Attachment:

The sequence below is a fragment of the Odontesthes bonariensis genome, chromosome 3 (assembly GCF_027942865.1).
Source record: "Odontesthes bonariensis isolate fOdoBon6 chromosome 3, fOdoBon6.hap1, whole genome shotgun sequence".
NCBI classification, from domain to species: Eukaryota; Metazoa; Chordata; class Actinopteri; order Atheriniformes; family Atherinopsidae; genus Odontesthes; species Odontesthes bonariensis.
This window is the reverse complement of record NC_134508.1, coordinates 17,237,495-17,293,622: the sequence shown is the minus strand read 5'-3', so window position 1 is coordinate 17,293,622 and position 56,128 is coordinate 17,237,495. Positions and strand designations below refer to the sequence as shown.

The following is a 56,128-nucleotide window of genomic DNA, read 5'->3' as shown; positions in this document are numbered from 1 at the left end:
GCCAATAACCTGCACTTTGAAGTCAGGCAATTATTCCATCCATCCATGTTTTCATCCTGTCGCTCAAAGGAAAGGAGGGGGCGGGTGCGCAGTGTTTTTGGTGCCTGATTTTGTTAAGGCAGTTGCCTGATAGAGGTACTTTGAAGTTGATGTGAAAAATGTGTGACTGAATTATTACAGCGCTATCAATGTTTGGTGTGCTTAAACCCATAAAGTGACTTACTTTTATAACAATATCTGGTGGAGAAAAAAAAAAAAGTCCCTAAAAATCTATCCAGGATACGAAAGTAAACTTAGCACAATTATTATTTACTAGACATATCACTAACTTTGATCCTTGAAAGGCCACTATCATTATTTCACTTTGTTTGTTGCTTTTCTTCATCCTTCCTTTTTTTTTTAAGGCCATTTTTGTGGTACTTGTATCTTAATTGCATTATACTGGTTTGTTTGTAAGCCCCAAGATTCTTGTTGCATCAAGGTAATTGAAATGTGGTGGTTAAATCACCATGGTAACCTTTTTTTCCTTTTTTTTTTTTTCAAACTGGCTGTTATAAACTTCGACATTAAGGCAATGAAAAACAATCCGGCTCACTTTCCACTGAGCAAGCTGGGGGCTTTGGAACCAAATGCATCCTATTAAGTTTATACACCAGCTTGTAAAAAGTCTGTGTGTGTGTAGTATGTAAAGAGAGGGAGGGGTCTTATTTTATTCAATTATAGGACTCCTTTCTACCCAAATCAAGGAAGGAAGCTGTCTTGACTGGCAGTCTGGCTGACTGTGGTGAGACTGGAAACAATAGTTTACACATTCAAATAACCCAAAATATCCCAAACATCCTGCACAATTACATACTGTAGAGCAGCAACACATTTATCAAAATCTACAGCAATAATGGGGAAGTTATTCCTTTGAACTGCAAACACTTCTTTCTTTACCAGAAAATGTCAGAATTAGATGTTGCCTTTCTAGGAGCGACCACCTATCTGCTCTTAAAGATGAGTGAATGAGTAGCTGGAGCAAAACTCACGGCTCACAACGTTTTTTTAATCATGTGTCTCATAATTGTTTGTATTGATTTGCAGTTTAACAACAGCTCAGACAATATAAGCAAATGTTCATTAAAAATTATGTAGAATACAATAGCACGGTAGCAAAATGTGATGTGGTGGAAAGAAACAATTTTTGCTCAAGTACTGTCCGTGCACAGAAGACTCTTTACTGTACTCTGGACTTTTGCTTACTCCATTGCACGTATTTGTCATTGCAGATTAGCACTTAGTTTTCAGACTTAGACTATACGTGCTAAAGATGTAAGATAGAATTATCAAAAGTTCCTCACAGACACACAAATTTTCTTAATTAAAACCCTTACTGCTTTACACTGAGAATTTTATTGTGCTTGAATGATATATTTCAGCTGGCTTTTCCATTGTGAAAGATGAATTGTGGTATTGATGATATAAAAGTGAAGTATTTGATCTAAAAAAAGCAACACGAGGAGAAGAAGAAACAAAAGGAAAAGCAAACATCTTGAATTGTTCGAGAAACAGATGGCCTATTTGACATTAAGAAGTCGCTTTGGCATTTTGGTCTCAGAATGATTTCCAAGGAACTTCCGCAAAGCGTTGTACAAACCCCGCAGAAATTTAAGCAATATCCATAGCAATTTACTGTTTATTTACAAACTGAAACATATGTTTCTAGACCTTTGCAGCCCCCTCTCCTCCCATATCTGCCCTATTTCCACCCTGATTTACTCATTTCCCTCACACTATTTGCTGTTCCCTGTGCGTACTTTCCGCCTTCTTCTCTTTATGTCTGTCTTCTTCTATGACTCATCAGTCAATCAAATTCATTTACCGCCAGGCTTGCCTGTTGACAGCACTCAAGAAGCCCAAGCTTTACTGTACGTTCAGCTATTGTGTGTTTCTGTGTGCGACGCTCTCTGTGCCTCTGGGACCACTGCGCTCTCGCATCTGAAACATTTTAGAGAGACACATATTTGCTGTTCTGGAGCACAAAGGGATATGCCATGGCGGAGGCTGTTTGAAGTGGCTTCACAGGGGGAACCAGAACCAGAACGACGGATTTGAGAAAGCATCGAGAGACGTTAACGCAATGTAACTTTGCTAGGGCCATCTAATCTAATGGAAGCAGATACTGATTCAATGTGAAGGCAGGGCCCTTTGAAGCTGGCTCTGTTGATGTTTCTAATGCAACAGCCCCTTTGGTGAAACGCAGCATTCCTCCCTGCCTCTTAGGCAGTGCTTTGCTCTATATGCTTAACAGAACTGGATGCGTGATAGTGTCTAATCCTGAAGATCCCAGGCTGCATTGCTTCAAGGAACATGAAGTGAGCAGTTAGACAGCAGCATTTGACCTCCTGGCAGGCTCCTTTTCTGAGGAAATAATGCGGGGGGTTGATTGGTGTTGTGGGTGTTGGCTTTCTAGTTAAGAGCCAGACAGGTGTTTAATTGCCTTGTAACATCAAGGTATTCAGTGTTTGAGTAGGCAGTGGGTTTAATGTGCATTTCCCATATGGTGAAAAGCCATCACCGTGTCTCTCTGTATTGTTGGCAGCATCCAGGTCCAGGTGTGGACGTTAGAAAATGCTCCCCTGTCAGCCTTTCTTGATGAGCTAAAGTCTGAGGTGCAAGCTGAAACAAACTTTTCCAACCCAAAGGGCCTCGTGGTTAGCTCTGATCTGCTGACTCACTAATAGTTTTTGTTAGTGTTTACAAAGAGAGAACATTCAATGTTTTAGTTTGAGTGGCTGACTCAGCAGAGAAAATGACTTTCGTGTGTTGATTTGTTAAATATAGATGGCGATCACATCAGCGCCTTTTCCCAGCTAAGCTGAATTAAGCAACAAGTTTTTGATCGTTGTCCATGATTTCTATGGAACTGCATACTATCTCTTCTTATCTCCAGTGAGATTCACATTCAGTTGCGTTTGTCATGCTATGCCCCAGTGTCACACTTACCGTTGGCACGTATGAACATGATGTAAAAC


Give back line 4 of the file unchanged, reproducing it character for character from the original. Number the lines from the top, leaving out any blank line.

This window is the reverse complement of record NC_134508.1, coordinates 17,237,495-17,293,622: the sequence shown is the minus strand read 5'-3', so window position 1 is coordinate 17,293,622 and position 56,128 is coordinate 17,237,495. Positions and strand designations below refer to the sequence as shown.